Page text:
In captive animals experimentally forced to work harder to obtain food, increases in energetic parameters such as daily energy expenditure and basal metabolic rate have been observed (Bautista et al. 1998; Deerenberg et al. 1998; Wiersma, Salomons & Verhulst 2005). Although the link between metabolic rate and oxidative stress is not straightforward (Barja 2007; Hulbert et al. 2007), studies in humans (e.g., Ashton et al. 1999; Ji 1999; reviewed in Leeuwenburgh & Heinecke 2001; Vollaard, Shearman & Cooper 2005) and captive animals (e.g., Davies et al. 1982; Magwere et al. 2006; Larcombe et al. 2008; reviewed in Monaghan, Metcalfe & Torres 2009) indicate a positive link between physical activity and oxidative stress. Moreover, flight effort has been shown to increase oxidative stress levels in birds and insects (Costantini, Cardinale & Carere 2007; Costantini, Dell’Ariccia & Lipp 2008; Williams, Agarwal & Elekonich 2008).

The availability of food can also affect antioxidant levels in animals, as diet-derived antioxidants play a substantial role in the total antioxidant defence system (Vertuani, Angusti & Manfredini 2004; Catoni, Peters & Schaefer 2008). Fruit, seed and invertebrate food sources all contain variable amounts of dietary antioxidants, and levels of circulating antioxidants in wild birds are generally positively related with the levels of antioxidants in their diet (see Cohen, McGraw & Robinson 2009). Poor food conditions can influence oxidative status by weakening dietary antioxidant defences (Catoni, Peters & Schaefer 2008), and supplementation of dietary antioxidants has been shown to increase total antioxidant capacity (De Ayala, Martinelli & Saino 2006; Cohen, Klasing & Ricklefs 2007; Catoni, Peters & Schaefer 2008). However, it is important to note that the low availability of dietary antioxidants may be compensated for by the upregulation of endogenously derived antioxidant defences (Selman et al. 2006; Monaghan, Metcalfe & Torres 2009).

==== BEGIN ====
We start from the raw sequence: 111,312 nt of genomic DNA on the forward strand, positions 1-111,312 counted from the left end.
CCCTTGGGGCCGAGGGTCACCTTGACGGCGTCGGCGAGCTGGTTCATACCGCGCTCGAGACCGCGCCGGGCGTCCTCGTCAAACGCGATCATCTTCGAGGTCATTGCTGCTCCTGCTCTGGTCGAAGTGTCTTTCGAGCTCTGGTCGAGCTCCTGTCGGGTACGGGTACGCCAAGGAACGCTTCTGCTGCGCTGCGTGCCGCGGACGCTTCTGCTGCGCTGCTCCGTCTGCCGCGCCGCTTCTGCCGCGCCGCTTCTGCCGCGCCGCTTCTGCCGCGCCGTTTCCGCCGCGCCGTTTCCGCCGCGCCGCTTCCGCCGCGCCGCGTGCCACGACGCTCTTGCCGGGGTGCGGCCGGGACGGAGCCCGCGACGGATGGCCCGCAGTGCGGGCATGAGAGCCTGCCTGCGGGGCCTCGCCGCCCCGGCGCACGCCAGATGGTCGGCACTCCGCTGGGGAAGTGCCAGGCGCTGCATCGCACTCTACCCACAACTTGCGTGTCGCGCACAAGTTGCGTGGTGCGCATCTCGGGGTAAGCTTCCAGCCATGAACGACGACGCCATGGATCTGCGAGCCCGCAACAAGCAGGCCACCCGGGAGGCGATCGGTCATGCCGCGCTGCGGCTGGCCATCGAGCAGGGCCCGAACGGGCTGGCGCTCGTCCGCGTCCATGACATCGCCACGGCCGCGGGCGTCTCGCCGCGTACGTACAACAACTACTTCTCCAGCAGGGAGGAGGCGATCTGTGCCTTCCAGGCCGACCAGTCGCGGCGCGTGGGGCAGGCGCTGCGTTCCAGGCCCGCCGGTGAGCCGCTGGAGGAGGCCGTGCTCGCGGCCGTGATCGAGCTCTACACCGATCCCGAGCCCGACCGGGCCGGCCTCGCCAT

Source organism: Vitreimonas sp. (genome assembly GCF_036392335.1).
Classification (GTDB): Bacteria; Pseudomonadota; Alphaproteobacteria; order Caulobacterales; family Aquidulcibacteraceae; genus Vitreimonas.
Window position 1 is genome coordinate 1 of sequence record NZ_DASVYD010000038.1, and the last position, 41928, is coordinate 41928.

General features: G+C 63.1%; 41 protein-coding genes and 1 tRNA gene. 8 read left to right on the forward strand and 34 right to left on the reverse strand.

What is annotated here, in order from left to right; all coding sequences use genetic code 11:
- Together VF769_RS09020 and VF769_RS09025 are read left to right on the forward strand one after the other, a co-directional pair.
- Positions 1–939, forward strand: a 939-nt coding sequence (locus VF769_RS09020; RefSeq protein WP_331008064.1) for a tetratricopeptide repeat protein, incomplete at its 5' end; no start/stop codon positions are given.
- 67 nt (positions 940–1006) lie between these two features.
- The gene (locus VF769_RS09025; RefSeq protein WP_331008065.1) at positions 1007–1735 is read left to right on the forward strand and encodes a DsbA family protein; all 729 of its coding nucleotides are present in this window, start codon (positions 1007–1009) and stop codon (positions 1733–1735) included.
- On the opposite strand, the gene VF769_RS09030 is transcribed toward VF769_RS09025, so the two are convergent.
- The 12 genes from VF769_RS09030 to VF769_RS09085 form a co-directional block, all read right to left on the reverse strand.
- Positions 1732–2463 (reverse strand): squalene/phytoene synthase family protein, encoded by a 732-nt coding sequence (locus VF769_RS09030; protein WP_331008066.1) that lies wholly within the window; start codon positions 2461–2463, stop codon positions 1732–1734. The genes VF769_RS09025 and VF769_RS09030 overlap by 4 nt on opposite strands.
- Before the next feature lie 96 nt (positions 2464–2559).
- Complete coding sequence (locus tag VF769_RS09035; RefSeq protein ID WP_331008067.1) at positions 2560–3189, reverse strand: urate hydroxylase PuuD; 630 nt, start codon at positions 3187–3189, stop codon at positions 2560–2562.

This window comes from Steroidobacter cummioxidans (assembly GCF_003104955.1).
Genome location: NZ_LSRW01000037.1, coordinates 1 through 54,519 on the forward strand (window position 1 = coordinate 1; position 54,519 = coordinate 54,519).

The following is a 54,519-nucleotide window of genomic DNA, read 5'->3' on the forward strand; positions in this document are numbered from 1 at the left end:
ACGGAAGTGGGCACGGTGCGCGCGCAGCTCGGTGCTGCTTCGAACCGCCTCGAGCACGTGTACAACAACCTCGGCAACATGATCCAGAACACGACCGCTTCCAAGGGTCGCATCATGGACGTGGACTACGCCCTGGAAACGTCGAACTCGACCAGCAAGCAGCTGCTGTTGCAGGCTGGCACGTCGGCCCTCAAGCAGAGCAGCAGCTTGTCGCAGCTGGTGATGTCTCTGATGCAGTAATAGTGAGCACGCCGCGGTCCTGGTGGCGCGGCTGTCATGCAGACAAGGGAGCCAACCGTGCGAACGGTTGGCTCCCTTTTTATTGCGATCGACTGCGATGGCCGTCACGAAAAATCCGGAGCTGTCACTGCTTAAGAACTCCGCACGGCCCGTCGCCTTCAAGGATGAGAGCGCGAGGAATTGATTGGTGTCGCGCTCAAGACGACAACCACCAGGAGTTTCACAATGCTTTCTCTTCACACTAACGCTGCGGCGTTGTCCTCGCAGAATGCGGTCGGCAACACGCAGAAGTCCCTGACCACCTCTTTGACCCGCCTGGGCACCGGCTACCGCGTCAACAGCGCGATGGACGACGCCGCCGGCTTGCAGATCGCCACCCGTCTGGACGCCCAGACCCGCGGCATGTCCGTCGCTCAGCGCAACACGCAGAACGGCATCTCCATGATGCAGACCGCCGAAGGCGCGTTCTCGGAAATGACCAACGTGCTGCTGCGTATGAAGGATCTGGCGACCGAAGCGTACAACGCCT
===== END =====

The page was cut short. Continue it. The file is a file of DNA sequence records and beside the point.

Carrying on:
Studies investigating the link between habitat quality (or food availability) and oxidative stress in the wild are now needed to help understand laboratory results in an ecological context, for example, to provide insight into the trade-off between investment in antioxidant defences and other fitness-relevant activities (Costantini 2008; Monaghan, Metcalfe & Torres 2009). Investigating ecophysiological links in natural model systems, in which individuals perform natural and voluntary behaviours, provides a valuable addition to laboratory studies that often do not take full notice of animals’ life histories, put animals in situations they have not evolved to deal with and are typically cross-sectional (reviewed in Monaghan, Metcalfe & Torres 2009).